An insider’s view of Chicago’s Finest
|Modofac Productions presents|
Review by Keith Glab
Playwright Jim Lynch has worked as an Illinois Assistant State’s Attorney for sixteen years. So it’s no surprise that CCX, his play about two Chicago cops which makes its world premiere with Modofac Productions, has a storyline, characters, and dialogue that ring true. Less intuitively, Lynch’s script also offers a balanced portrayal of the police, rather than painting them as infallible heroes.
Veteran cop Sam Rollins (Henri Watkins) and his younger partner Tommy Hennigan (Michael Hahalyak) are investigating a murder. They bring a fast-talking suspect named Lacroix (David Lawrence Hamilton) and a beautiful, flirtatious witness called Rita (Elizabeth Hope Williams) into the police station for questioning. We soon learn that Rita is giving a false ID in order to protect Lacroix, and that he may possess a piece of a do-rag that would incriminate Rollins of planting evidence in a prior case. Lacroix tries to use his leverage to both walk free and to extort money from Rollins. The story explores what compromises and sacrifices cops must make in order to protect and serve.
The cast excels at give-and-take. There’s a constant power struggle between the two cops as well as between the cops and the people they have brought in for questioning. Hamilton and Williams are given moments in which they, not the policemen, are in the driver’s seat, and these moments of turnabout rank among the show’s most interesting. This quartet of actors brings a great balance of passion and naturalism to their performances. The occasional piece of dialogue that could come across as cheesy or banal is saved by a committed delivery.
Patrick Thornton makes good use of Rivendell’s space – which stretches deeper than it does wide – to create a clinically white police station. The two interrogation rooms in which most of the action proceeds are located downstage, giving the audience an intimate view of every facial expression. These rooms lack the claustrophobic feel that might add tension to those scenes, however.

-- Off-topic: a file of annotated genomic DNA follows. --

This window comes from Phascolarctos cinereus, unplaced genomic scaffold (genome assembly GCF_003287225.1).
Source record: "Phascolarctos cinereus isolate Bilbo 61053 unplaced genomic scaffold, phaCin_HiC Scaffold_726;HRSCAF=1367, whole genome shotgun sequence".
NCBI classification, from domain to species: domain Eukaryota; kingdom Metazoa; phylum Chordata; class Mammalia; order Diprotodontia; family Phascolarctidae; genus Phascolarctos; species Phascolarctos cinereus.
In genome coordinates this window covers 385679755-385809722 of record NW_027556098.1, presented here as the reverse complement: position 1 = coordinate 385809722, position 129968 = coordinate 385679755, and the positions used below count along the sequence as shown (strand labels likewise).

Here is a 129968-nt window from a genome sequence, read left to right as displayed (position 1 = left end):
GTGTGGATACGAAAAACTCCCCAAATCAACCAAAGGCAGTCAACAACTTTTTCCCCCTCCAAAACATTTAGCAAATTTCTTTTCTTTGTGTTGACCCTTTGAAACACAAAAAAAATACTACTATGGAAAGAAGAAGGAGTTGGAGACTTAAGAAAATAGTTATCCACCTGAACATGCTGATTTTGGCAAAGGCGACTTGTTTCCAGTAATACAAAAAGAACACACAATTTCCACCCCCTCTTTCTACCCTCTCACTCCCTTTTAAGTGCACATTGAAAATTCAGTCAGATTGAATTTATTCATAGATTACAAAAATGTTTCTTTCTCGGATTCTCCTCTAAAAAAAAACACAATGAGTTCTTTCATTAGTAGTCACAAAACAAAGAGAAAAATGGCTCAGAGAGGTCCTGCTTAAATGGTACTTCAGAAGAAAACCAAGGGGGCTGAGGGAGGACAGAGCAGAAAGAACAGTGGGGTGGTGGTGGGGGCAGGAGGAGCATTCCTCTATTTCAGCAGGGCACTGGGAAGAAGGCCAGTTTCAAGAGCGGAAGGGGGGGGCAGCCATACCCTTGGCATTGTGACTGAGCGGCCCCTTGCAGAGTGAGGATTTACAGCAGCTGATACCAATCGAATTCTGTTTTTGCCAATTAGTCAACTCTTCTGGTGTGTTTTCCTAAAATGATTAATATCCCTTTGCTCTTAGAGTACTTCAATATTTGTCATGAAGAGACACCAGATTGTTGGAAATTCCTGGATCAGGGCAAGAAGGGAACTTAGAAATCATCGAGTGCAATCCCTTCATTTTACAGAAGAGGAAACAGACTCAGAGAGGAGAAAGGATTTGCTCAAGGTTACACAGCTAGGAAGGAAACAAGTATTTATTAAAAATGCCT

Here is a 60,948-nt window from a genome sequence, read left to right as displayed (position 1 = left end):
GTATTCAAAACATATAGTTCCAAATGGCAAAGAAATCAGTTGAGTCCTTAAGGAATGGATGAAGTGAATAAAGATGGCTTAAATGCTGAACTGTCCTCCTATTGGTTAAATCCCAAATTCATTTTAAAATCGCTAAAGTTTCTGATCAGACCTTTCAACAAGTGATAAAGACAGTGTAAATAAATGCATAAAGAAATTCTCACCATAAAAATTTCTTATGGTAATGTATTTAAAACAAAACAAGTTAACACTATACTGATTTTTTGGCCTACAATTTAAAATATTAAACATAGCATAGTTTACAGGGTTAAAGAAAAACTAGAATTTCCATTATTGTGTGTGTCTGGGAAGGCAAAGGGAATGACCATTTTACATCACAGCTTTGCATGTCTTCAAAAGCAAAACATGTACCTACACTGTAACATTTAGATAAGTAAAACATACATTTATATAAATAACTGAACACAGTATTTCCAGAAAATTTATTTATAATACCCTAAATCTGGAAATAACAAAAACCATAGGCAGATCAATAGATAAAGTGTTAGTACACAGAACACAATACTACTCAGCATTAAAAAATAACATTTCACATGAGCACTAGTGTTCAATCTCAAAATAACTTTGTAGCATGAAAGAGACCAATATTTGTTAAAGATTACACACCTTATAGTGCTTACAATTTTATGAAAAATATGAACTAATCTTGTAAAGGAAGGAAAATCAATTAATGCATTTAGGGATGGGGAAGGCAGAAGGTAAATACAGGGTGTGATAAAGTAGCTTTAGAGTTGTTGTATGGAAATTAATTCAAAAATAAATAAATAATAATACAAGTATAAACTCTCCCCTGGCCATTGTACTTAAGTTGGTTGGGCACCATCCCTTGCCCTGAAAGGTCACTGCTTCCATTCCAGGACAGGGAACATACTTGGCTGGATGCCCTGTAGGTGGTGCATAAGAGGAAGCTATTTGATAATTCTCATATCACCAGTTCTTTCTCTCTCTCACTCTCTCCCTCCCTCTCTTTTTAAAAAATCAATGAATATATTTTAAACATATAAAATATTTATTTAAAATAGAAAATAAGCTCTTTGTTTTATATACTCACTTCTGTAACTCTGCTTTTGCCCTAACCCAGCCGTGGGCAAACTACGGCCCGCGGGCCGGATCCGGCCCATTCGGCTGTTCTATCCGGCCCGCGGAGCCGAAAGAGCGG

“CCX” stands for “Clear, Closed, Exceptional,” which is shorthand for police cases that get resolved through unconventional means. As well-written and well-performed as this play may be, there isn’t much about it that comes across as unconventional or exceptional. CCX falls shy of landing in the must-see theatre category because it doesn’t do enough to distinguish itself from the myriad of cop dramas found on television. But if you do attend, you’ll be impressed with what this ensemble has achieved, re-examine your opinion of Chicago’s Finest, and you certainly won’t regret the trip.
CCX continues through March 31st at Rivendell Theatre, 5779 N. Ridge (map), with performances Thursdays-Saturdays at 8pm, Sundays 5pm. Tickets are $15-$25, and are available by phone (312-504-5001) or online through BuyPlayTix.com (check for half-price tickets at Goldstar.com). More information at CCXplay.com. (Running time: 90 minutes, no intermission)
Michael Hahalyak (Tommy Hennigan), Henri Watkins (Sam Rollins), Elizabeth Hope Williams (Rita Cuneely), David Lawrence Hamilton (Lacroix Roquemore), Arch Harmon (Rollins Understudy), Eric Simon (Hennigan Understudy), David Guiden (Lacroix Understudy), Jessica Maynard (Rita Understudy)
behind the scenes
Patrick Thornton (director); Hank Perritt (producer); Rose Freeman (stage manager); Roger Wykes (set design); Brian Hoehne (lighting); Ryan Goldner (costumes); Adam Smith (sound design); Harrison Fillmore (script consultant); Derek Van Tassel (asst. stage manager); Jeremy Abrams (graphics consultant).